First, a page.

The Chicago White Sox, my beloved baseball team for my entire life, made the playoffs this year for the first time since 2008. I enjoyed tuning in for the quick three-game series they lost to the Oakland Athletics. The occasion didn’t involve nearly as emotional weight for me as the big games for my sports teams in previous years. I cried when they lost in the 2000 playoffs, felt immense rage when the Bears lost to the Colts in the Super Bowl, and believed I was personally harmed when Derrick Rose tore his ACL. I couldn’t name every player on the Sox this year and I hadn’t watched any regular season games. I’d like to think I’m a mature adult now with a better perspective on what’s really important life, but I also recognize that I follow politics a lot like I used to follow sports.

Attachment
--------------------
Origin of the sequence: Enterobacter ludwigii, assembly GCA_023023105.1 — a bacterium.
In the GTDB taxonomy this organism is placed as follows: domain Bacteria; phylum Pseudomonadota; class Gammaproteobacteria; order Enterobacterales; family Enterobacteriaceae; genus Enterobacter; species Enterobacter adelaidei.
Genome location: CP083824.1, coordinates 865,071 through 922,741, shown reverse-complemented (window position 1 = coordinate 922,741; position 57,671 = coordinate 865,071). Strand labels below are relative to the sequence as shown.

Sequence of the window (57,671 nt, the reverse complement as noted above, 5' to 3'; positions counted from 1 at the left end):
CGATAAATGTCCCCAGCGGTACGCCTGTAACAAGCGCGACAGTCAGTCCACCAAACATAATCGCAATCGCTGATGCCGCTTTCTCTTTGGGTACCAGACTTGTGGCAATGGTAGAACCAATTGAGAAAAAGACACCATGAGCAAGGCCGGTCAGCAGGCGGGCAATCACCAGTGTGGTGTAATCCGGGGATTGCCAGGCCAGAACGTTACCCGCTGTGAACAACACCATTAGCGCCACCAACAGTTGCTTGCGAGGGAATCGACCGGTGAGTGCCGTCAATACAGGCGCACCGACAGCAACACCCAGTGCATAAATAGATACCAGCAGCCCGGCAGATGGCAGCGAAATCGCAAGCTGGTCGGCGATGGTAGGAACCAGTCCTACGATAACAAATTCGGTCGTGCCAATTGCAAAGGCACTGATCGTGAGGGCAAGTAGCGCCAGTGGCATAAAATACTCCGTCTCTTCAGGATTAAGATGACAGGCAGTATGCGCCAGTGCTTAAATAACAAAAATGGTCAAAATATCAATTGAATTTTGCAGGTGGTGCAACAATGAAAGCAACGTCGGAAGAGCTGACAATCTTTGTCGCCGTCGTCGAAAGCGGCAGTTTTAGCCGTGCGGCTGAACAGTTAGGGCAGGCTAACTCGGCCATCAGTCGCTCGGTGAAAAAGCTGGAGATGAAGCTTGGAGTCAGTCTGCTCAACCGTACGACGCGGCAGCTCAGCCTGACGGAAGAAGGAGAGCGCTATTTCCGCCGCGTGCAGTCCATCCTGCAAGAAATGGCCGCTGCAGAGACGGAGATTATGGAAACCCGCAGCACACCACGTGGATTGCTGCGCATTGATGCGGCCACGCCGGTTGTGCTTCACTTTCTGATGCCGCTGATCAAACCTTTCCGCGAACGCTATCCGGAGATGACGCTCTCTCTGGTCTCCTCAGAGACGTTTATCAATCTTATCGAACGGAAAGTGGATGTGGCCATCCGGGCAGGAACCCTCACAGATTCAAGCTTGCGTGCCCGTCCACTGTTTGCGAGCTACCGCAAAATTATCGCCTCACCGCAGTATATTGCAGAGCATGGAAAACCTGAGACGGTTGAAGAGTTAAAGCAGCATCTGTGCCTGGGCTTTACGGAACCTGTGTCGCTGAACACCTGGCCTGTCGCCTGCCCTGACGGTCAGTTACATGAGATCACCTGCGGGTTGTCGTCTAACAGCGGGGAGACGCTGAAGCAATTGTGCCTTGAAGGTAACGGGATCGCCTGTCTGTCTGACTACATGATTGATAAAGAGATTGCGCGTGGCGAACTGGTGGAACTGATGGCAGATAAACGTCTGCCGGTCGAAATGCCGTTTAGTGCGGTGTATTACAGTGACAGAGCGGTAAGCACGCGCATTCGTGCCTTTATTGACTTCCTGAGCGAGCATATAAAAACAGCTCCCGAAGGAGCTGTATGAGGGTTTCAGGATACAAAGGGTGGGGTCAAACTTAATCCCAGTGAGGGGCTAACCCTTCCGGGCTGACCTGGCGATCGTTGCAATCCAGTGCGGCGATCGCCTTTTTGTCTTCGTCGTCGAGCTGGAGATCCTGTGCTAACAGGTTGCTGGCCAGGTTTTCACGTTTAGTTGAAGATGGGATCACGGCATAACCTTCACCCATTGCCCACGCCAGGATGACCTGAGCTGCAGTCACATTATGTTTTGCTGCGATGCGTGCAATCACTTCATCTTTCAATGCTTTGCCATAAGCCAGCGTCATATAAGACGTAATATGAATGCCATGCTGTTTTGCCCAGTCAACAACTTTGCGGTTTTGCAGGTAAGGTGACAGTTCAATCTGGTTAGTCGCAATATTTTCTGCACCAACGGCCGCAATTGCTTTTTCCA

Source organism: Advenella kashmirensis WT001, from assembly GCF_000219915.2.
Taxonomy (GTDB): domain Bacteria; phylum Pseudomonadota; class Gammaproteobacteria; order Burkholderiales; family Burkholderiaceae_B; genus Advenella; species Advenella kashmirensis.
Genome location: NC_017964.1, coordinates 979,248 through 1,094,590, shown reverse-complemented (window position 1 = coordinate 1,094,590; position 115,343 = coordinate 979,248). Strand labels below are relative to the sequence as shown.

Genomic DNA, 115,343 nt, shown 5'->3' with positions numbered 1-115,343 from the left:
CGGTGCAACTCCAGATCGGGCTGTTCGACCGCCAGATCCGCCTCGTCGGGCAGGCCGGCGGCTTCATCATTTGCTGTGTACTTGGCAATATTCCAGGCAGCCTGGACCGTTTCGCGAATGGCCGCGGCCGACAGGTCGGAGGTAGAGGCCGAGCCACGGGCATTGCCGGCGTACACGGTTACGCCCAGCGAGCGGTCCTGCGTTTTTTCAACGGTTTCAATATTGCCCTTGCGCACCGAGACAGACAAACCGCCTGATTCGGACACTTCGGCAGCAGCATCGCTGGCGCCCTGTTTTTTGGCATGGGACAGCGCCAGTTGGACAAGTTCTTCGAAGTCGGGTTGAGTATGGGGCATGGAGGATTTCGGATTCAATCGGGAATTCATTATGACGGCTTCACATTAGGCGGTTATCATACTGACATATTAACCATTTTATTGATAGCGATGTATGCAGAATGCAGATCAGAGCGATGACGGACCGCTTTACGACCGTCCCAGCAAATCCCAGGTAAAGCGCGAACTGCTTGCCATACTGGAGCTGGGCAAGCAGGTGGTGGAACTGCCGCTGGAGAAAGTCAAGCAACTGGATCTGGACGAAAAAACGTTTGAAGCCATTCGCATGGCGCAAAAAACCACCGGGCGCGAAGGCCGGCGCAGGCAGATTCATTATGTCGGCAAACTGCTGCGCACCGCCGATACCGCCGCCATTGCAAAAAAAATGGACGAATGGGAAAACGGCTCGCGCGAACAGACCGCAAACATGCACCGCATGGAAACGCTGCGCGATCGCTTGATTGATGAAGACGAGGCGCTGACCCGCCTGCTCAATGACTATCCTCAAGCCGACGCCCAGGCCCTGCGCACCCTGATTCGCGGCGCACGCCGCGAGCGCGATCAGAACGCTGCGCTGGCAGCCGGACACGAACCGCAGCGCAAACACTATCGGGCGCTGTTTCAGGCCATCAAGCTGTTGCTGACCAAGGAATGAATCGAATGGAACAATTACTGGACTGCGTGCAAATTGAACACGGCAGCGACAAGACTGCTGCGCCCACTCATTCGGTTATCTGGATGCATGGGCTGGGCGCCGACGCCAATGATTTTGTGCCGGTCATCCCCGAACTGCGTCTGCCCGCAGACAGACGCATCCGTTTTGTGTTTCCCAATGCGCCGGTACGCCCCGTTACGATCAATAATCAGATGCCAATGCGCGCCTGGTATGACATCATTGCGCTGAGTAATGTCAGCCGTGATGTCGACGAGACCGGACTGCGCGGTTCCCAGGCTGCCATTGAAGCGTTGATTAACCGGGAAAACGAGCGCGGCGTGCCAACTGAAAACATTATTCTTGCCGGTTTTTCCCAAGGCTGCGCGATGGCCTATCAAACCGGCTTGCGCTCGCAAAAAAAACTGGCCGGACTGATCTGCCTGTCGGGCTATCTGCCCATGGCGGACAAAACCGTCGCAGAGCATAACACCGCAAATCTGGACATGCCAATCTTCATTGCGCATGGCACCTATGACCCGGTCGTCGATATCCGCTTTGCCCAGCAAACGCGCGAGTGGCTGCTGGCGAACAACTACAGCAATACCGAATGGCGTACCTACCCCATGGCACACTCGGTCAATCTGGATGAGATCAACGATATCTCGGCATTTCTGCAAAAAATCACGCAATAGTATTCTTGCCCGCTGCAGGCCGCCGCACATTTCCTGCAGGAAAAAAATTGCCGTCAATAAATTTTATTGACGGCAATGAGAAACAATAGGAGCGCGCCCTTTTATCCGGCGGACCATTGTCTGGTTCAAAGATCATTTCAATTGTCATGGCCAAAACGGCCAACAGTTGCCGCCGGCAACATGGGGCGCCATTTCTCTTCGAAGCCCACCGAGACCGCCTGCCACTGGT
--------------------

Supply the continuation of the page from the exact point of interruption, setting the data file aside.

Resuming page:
Ezra Klein compared the intense tribalism from increasing political polarization to sports loyalty in his book Why We’re Polarized. We have come to attach so much energy to our sides winning in politics that we lose sight of the actual substance underneath. Political parties have come to match so closely to our identities, he argues, that our side losing feels like a threat to our identities. Donald Trump shares little in common in terms of policy with the Republican Party of 2012, yet the overlap in voters is pretty strong. Our instinctive reaction to any political development is more about what side is doing the thing, rather than whether it’s good/bad for society.

Tyler Cowen recently had a post about declining sports viewership and included one possible explanation as a crowding out from “political fanaticism.” I think it’s correct that an outrageous President and the accompanying newscycles have sucked the air out of the room where people used to pay attention to sports. And I realize there’s a huge overlap between how I used to follow sports and how I follow politics now.